By Nick Fletcher • 01 July 2019 • 9:00
RAV4: Can run on electric power alone.
Toyota’s RAV4 was a pioneer of the Sports Utility Vehicle when it made its debut in 1994. Today, it is an established global best-seller and the latest version – much larger than the original – still provides the versatility and practicality that made it famous.
The latest RAV4 is a full hybrid – it can run on electric power alone. It has a 2.5-litre petrol engine mated to an electric motor and with electric CVT auto transmission. This combination gives a nippy 0-100 kph time of 8.4 seconds, top speed of 180 kph (112 mph) and low emissions, just 105 g/km.
And there is a bonus – impressive average fuel economy of 17.9 kpl (50.2 mpg). While often it is hard to achieve such official economy figures in real-world driving, I did get very close – 17.3 kpl (48.9 mpg) in a mix of city, rural and motorway driving.
The car is smooth, quiet and refined, with nicely-weighted steering, composed cornering and a comfortable ride. There are selectable driving modes and I found the best setting is Normal, which allows the car’s sensors to switch between petrol and electric power to achieve optimum performance.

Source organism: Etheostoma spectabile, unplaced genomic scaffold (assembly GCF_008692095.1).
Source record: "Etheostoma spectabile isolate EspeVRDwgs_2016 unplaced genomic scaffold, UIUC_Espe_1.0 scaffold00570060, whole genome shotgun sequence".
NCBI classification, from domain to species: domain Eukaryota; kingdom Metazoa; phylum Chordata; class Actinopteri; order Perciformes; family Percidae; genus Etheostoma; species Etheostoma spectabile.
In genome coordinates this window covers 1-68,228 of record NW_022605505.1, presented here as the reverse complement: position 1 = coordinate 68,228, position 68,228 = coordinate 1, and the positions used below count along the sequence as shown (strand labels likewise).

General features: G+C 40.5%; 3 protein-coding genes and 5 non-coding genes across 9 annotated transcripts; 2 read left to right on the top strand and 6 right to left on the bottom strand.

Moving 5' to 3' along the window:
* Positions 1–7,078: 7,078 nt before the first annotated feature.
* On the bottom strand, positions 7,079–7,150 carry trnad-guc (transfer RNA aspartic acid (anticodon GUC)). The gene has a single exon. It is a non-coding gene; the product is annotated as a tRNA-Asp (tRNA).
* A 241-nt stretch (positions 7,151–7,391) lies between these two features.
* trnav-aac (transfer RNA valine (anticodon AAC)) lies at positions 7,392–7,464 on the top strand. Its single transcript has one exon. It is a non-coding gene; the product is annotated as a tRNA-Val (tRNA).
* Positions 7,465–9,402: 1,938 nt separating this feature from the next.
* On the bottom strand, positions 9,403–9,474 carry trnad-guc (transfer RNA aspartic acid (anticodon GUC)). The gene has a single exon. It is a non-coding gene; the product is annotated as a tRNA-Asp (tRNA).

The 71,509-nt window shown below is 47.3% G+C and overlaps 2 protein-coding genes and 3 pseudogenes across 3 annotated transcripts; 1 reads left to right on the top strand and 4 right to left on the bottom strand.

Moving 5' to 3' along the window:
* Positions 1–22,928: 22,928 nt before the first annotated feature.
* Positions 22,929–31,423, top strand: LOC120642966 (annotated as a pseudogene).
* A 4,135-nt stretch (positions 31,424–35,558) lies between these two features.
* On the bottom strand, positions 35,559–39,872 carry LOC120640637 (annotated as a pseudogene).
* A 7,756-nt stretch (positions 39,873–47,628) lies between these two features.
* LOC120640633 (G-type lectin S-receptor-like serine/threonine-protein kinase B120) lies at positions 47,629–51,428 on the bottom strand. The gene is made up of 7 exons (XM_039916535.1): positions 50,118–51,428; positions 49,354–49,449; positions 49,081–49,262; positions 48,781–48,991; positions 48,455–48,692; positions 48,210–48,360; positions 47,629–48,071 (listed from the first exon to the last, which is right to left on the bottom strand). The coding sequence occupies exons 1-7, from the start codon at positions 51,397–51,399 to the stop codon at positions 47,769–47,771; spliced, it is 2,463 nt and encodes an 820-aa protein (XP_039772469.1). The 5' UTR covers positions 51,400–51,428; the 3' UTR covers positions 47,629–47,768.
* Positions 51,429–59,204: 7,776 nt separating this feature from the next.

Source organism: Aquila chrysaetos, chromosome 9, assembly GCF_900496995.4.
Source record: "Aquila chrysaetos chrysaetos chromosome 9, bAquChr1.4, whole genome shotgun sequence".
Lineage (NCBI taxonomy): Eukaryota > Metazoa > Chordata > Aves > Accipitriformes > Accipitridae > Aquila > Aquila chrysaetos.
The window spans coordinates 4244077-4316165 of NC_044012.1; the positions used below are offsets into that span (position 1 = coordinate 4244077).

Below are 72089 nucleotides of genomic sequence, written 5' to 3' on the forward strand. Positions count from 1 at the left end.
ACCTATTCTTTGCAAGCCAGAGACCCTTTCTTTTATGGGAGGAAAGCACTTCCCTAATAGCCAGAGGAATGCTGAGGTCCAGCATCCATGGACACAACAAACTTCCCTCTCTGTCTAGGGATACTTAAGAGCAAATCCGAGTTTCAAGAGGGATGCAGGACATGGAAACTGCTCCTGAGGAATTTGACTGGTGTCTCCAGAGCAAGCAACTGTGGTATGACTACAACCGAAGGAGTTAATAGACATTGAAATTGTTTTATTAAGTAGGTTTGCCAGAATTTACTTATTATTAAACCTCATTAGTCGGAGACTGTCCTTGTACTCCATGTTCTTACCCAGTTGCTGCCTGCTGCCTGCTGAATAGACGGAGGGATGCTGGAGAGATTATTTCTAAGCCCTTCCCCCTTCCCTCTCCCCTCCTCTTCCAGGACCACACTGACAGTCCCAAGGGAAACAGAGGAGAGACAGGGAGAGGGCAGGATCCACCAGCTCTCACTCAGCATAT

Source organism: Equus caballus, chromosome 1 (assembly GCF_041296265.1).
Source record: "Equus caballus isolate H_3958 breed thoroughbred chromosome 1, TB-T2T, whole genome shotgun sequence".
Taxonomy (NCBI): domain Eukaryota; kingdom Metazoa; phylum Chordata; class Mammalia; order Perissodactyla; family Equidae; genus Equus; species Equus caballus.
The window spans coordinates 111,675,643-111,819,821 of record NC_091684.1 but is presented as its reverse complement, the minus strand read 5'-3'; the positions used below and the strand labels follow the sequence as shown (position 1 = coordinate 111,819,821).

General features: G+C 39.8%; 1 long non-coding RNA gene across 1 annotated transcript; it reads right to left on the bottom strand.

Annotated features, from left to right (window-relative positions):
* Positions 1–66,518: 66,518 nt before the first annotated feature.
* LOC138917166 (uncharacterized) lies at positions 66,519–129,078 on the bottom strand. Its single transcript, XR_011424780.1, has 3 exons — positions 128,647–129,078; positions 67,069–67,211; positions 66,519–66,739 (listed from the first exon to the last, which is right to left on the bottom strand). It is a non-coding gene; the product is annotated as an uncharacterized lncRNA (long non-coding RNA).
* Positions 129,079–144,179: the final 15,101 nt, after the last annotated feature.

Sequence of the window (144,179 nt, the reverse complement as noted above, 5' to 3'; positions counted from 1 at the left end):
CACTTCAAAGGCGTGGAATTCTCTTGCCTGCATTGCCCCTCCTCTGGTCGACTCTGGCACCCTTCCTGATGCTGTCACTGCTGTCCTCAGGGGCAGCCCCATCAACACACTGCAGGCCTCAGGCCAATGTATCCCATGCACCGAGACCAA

When in city traffic you can push the EV button and run on electric power only. It is a simple and very effective full hybrid system.
The RAV4 Hybrid is priced from €33,648 (£29,940) for a well-equipped entry version though my upper-range Excel, laden with much extra kit, is priced at €37,765 (£33,615).
Equipment includes auto-levelling headlights, powered tailgate, dual-zone climate control, rear view camera, touch-screen infotainment centre with digital radio, sat-nav and connectivity features, roof rails and rear privacy glass.
Safety kit includes pre-collision and pedestrian detection system, adaptive cruise control, lane-keep assist, road sign recognition and hill-start assist.
Cabin space is ample for five adults and the large boot space of 580 litres can be expanded to 1,690 litres by folding the rear seats.
While the RAV4 is not the cheapest in the large-SUV class, most of its rivals are not available in full hybrid form, nor do they have Toyota’s five-year warranty or such strong second-hand values.
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